Whereat she wondered much, but would not stay
For gold, or pearls, or precious stones, one hour;
But them despised all, for all was in her power.

With this class of supernatural composition may be ranked, though inferior in interest, what the French call Contes des Fées;  meaing, by that title, to distinguish them from the ordinary popular tales of fairy folks which are current in most countries. The  Conte des Fées  is itself a very different composition, and the fairies engaged are of a separate class from those whose amusement is to dance round the mushroom in the moonlight, and mislead the belated peasant. The French  Fée  more nearly resembles the Peri of Eastern, or the Fata of Italian poetry.  She is a superior being, having the nature of an elementary spirit, and possessing magical powers enabling her, to a considerable extent, to work either good or evil. But whatever merit this species of writing may have attained in some dexterous hands, it has, under the management of others, become one of the most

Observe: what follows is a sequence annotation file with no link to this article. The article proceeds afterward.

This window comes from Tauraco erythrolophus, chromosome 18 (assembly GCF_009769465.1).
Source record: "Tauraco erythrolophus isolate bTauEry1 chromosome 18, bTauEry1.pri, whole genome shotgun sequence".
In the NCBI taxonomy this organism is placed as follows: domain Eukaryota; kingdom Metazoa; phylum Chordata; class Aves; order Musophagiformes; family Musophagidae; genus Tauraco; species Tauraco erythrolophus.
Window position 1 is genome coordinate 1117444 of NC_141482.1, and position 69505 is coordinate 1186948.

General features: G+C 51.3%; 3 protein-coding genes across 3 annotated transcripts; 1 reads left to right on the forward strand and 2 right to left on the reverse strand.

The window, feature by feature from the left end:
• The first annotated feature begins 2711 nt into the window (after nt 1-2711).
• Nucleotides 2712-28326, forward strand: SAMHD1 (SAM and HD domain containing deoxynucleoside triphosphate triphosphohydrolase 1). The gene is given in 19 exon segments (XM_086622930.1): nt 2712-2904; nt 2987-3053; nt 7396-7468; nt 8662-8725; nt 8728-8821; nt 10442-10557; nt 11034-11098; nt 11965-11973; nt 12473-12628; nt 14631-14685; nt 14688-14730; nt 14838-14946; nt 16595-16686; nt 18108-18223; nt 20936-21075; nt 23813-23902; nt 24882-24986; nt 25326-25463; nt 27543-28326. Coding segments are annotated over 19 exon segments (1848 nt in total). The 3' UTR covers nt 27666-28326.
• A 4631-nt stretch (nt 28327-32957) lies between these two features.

absured, flat, and insipid possible.  Out of the whole  Cabinet des Fées,  when we get beyond our old acquaintances of the nursery, we can hardly select five volumes, from nearly fifty,  with any probability of receiving pleasure from them.It often happens that , when any particular style becomes somewhat antiquated and obsolete, somecaricature, or satirical imitation of it, gives rise to a new species of composition. Thus the English Opera arose from the parody upon the Italian stage, designed by Gay, in the Beggar’s Opera.   In like manner, when the public had been inundated,  ad nauseam,  with Arabian tales, Persian tales, Turkish tales, Mogul tales , and

9  What are now commonly referred to as “Oriental tales,” such as William Beckford’s  Vathek  (1786).